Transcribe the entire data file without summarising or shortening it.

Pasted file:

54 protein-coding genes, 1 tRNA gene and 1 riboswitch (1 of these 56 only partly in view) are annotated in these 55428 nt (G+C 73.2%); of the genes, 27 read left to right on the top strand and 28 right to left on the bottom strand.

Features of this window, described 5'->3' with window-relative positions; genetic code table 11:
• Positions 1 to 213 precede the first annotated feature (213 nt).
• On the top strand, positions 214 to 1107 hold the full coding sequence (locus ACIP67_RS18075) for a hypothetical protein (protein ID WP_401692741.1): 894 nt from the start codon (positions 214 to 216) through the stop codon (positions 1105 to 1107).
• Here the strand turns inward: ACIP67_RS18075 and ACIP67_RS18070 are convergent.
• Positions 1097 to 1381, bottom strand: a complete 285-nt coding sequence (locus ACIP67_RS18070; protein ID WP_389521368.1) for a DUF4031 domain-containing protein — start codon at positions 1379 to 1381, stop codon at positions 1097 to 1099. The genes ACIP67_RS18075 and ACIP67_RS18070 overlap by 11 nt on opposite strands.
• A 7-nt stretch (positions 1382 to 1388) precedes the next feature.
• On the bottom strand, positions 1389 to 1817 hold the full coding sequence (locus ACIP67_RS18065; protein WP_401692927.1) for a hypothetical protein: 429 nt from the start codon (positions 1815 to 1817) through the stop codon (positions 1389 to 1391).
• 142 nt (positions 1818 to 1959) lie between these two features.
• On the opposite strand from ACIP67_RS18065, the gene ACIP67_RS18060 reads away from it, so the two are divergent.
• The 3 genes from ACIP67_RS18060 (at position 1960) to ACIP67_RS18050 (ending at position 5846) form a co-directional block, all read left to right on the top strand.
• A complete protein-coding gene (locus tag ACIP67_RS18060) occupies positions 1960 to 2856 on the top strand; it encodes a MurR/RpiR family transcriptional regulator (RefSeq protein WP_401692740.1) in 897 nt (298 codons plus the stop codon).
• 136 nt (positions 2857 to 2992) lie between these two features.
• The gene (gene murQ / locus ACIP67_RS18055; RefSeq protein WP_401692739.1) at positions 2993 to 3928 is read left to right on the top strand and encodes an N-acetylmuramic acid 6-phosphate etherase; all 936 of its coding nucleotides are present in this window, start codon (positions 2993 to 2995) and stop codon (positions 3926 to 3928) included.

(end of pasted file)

54 protein-coding genes, 1 tRNA gene and 1 riboswitch (1 of these 56 only partly in view) are annotated in these 55428 nt (G+C 73.2%); of the genes, 27 read left to right on the top strand and 28 right to left on the bottom strand.

Features of this window, described 5'->3' with window-relative positions; genetic code table 11:
• Positions 1 to 213 precede the first annotated feature (213 nt).
• On the top strand, positions 214 to 1107 hold the full coding sequence (locus ACIP67_RS18075) for a hypothetical protein (protein ID WP_401692741.1): 894 nt from the start codon (positions 214 to 216) through the stop codon (positions 1105 to 1107).
• Here the strand turns inward: ACIP67_RS18075 and ACIP67_RS18070 are convergent.
• Positions 1097 to 1381, bottom strand: a complete 285-nt coding sequence (locus ACIP67_RS18070; protein ID WP_389521368.1) for a DUF4031 domain-containing protein — start codon at positions 1379 to 1381, stop codon at positions 1097 to 1099. The genes ACIP67_RS18075 and ACIP67_RS18070 overlap by 11 nt on opposite strands.
• A 7-nt stretch (positions 1382 to 1388) precedes the next feature.
• On the bottom strand, positions 1389 to 1817 hold the full coding sequence (locus ACIP67_RS18065; protein WP_401692927.1) for a hypothetical protein: 429 nt from the start codon (positions 1815 to 1817) through the stop codon (positions 1389 to 1391).
• 142 nt (positions 1818 to 1959) lie between these two features.
• On the opposite strand from ACIP67_RS18065, the gene ACIP67_RS18060 reads away from it, so the two are divergent.
• The 3 genes from ACIP67_RS18060 (at position 1960) to ACIP67_RS18050 (ending at position 5846) form a co-directional block, all read left to right on the top strand.
• A complete protein-coding gene (locus tag ACIP67_RS18060) occupies positions 1960 to 2856 on the top strand; it encodes a MurR/RpiR family transcriptional regulator (RefSeq protein WP_401692740.1) in 897 nt (298 codons plus the stop codon).
• 136 nt (positions 2857 to 2992) lie between these two features.
• The gene (gene murQ / locus ACIP67_RS18055; RefSeq protein WP_401692739.1) at positions 2993 to 3928 is read left to right on the top strand and encodes an N-acetylmuramic acid 6-phosphate etherase; all 936 of its coding nucleotides are present in this window, start codon (positions 2993 to 2995) and stop codon (positions 3926 to 3928) included.